• In 1901, Theodore Roosevelt was the first to deliver his Inaugural Address bareheaded.
  • In 1999 Ruth Dreifuss  took over as President of the Swiss Confederation — the first woman and the first Jew to hold this office. This was considered a significant personal achievement in Switzerland, where women received the right to vote only in 1971 and which was the last country in Western Europe to recognize Jewish rights.
  • And, of course, JFK was the first Catholic president to have sex with Marilyn Monroe, Richard Nixon was the first president whose Attorney General went to jail and veep resigned for cheating on income tax, Ronnie Reagan was the first to put black shoe polish in his hair and have Alzheimer's Disease while still in office, Bill Clinton was the first to sort-of have sex with Monica Lewinsky, Barack Obama is the first half-black president who was born in Kenya, Mitt Romney wants to be the first president with four wives, Newt Gingrich wants to be the first president of the Moon, and Sarah Palin may yet become the first really stupid, retrograde and uninformed female president.

This material is from my For the First Time (or maybe the last time) blog, which is no longer being updated, but has a lot of interesting things to read.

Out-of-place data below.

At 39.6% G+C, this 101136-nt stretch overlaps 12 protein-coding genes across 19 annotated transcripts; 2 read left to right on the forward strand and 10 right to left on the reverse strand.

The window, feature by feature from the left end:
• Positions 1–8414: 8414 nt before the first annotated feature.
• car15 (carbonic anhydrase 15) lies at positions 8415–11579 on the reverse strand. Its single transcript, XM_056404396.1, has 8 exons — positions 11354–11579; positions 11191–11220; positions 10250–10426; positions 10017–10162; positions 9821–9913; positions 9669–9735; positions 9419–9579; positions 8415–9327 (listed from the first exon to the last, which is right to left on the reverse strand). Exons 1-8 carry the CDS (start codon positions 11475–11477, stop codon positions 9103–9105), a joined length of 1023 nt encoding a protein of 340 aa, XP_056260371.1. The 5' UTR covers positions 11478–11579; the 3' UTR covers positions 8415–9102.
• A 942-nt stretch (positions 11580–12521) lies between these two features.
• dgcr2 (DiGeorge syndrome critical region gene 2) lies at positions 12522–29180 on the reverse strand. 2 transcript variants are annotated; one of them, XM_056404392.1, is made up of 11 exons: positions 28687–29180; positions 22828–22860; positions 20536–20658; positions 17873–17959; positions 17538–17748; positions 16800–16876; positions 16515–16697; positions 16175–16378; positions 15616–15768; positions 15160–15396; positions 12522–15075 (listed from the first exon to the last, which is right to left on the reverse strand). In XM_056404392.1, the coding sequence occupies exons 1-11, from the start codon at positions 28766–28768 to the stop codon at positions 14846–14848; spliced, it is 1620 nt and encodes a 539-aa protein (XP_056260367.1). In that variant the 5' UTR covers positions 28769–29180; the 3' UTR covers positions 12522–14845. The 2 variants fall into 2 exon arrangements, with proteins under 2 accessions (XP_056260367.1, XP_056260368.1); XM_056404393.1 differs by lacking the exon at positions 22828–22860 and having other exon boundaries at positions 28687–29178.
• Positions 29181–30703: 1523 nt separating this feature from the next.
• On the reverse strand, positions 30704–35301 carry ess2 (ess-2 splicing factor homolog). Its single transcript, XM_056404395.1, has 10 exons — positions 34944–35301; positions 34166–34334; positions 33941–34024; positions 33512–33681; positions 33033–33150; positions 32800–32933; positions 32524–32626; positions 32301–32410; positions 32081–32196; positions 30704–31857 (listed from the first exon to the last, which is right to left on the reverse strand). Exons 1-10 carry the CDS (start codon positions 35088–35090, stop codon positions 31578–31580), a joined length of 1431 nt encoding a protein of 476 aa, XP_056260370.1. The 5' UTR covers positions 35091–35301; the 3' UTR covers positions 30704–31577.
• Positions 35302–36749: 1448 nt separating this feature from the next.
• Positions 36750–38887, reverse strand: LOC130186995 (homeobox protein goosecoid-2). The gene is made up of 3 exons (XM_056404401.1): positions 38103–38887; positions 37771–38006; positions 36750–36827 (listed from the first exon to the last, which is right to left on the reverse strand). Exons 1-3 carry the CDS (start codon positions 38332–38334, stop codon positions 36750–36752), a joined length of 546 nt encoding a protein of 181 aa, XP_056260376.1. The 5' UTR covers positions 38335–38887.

Saturday, February 18, 2012

Don't let your flips flop

In designing books, ads, websites and other graphic projects, it's common to do a left-right "flip" to make a picture or layout look better. Unfortunately, it is also common for photos to get accidentally flipped, and sometimes no one notices the flopped flip until publication -- when it's too late.

If you flip a photo, watch out for a text reversal in such things as name tags, keyboards, initial jewelry, clocks, wristwatches or signs or license plates in the background. Watch for reversed flags or logos. Make sure wedding rings are on the correct hand (usually the left in the USA).

Some products, even if made by hundreds of different manufacturers, have standard formats. Don’t reverse a telephone and end up with the handset on the right side instead of on the left, as shown above. On old televisions, knobs were almost always on the right.

Be careful if you flip a photo of a car or a truck. Remember which side the steering wheel is supposed to be on.

Sometimes a flag is supposed to be “backwards.” When the American flag is on the right ("starboard") side of an airplane (including Air Force One) or on the right sleeve of a uniform, the stars go on the right. This mimics the way the flag would fly from a mast on a moving ship or when carried into battle.